Each litigant has an individual claim to the protections of due process. Therefore, the Sony companies may argue that special circumstances render a jury incapable of deciding the claims against them, even if the other defendants cannot make similar arguments. The district court seems to have considered and rejected the substance of the Sony companies' arguments as part of its denial of the Sony motion for a separate trial under Fed.R.Civ.P. 42(b).*fn16 However, the district court is not precluded from reconsidering its decision in light of our ruling on the due process limitations to trial by jury. We shall leave these arguments for consideration on remand.

The charge that NUE's attorneys have shown a proclivity for prejudicial remarks unfortunately is well documented in the record. However, we do not agree that the likelihood that counsel will attempt to appeal to a jury's biases is a valid reason for striking a demand for jury trial. The district court can remedy this threat to a fair trial by other means, including careful supervision of the trial, reminders to the offending attorneys of their ethical responsibilities,*fn17 and, if necessary, a grant of a new trial. See Minneapolis, St. P. & S. Ste. M. Ry. v. Moquin, 283 U.S. 520, 51 S. Ct. 501, 75 L. Ed. 1243 (1931); Draper v. Airco, Inc., 580 F.2d 91, 95 (3d Cir. 1978). Should this case be tried to a jury, we are confident that the able district judge will ensure that appeals to racial bias and wartime prejudices do not influence the jury.


The order of the district court will be vacated and the case remanded for proceedings consistent with this opinion.

GIBBONS, Circuit Judge, dissenting.

I dissent in this case with a good deal less confidence in my position than in most cases in which the majority has failed to persuade me. Chief Judge Seitz's excellent exposition of the difficult issue of jury comprehension of complex litigation is highly persuasive. Still, in the end I conclude that the majority has substituted for an express guarantee in the Bill of Rights a rule of district court discretion that in practice will be virtually unreviewable, and therefore largely unfettered. Between Judge Becker's opinion in the district court and that of Chief Judge Seitz here, enough has been written that an extended separate statement is hardly appropriate. I will therefore only summarize the areas of agreement and disagreement between us.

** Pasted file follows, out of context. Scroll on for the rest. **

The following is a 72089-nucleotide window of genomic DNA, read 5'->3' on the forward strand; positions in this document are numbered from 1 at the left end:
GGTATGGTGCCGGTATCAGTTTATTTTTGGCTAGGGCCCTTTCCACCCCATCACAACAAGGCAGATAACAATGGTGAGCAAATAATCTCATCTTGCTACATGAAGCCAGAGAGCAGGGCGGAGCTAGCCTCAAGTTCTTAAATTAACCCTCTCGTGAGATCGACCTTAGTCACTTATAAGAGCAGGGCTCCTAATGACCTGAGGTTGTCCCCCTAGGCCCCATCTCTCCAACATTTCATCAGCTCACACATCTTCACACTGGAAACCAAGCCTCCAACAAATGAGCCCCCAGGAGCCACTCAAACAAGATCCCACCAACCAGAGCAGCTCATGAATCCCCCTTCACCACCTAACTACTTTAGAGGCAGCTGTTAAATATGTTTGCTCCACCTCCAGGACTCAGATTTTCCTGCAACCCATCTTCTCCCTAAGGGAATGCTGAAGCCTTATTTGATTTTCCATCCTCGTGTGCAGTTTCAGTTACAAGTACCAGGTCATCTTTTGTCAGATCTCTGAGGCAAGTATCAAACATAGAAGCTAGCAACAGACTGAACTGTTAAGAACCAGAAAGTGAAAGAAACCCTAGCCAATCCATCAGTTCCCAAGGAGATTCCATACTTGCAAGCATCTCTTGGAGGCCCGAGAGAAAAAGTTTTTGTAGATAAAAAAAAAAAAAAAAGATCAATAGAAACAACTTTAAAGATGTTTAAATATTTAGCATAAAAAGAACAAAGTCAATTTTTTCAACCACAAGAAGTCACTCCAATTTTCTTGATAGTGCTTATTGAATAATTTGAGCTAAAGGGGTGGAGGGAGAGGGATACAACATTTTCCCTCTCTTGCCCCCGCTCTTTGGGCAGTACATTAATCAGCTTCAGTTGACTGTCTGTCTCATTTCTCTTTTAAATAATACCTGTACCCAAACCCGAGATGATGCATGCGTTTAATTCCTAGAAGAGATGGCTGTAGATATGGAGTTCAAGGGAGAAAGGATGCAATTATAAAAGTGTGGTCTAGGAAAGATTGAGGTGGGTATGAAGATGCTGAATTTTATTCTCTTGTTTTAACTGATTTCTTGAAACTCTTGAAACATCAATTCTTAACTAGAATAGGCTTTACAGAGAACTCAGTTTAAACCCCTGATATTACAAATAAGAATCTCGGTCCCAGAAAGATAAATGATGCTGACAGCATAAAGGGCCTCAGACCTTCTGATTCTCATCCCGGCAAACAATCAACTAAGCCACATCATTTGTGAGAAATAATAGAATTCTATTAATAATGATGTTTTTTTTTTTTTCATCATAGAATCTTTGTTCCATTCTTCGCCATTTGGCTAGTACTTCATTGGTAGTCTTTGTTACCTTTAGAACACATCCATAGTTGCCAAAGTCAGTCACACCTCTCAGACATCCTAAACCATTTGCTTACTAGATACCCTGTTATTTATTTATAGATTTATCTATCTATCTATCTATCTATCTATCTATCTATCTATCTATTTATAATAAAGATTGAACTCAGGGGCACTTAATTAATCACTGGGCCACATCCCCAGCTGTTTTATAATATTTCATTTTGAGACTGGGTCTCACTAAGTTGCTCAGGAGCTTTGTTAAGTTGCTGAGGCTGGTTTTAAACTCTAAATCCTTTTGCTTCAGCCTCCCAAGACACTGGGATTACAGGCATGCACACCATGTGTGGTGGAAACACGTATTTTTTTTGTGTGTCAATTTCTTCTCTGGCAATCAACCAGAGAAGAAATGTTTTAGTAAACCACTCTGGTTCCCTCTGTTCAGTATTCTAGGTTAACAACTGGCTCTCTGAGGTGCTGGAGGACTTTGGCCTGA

First, I agree that this case is complex. Three objective manifestations of complexity are present: the predicted length of trial; the multiplicity of factual issues which may have to be resolved; and the conceptual difficulty of the governing law. However, all three manifestations of complexity are for the most part products of the liberal joinder rules of the Federal Rules of Civil Procedure and of the district court's ruling consolidating two multi-count cases for trial. Neither the liberal joinder rules nor the rule permitting consolidation for trial are required by any provision of the Constitution. The seventh amendment guarantees a jury trial of any separate claim for relief which would have been tried to a jury at common law. It does not guarantee that a single jury will decide multiple separate claims. If by virtue of joinder and consolidation a case becomes too complex for a single jury to handle, the remedy mandated by the seventh amendment is separate juries, as at common law. Thus we should not even consider the constitutional issue which the majority undertakes to decide in the form in which it has been presented here, because we are considering not the actual constitutional issue, but a hypothetical construction of a series of procedural rulings. As I see it, the only seventh amendment issue is whether on any separate claim for relief by one plaintiff against one defendant the case would be too complex for decision by a jury. A plaintiff insisting on a jury trial obviously must forego the economic and procedural advantages of liberal joinder of claims and of parties if such joinder makes the case too complex for a single jury. A defendant insisting on a jury trial must, I think, be in a position to insist that the plaintiff break down his case to the separate components that it would have presented at common law. Breaking the case down to its separate components obviously would produce inefficiencies in the judicial process. But the provisions of the Bill of Rights which limit the way in which the federal courts conduct their business are designed to promote values other than efficiency. The inefficiencies which those provisions impose on the system are a small price to pay for the vindication of the values which the Bill of Rights advances.*fn1